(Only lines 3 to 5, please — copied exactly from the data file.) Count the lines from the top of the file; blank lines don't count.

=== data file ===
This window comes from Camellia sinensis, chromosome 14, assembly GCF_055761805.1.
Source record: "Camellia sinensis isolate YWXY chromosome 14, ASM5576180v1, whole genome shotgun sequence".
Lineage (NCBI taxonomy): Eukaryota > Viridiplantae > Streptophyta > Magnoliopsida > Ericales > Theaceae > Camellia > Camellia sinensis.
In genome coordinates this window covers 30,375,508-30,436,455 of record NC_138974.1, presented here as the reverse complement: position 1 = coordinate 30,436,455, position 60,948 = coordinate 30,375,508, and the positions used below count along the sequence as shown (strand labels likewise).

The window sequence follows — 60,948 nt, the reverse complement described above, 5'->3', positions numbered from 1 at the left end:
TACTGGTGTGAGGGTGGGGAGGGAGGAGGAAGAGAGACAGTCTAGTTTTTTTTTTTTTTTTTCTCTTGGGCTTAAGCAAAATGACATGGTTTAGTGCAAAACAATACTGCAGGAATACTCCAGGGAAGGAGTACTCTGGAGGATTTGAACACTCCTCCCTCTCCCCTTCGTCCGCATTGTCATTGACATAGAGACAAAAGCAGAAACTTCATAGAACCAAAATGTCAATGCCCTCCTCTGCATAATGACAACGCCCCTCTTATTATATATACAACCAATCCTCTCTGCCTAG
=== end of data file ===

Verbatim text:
Lineage (NCBI taxonomy): Eukaryota > Viridiplantae > Streptophyta > Magnoliopsida > Ericales > Theaceae > Camellia > Camellia sinensis.
In genome coordinates this window covers 30,375,508-30,436,455 of record NC_138974.1, presented here as the reverse complement: position 1 = coordinate 30,436,455, position 60,948 = coordinate 30,375,508, and the positions used below count along the sequence as shown (strand labels likewise).

The window sequence follows — 60,948 nt, the reverse complement described above, 5'->3', positions numbered from 1 at the left end: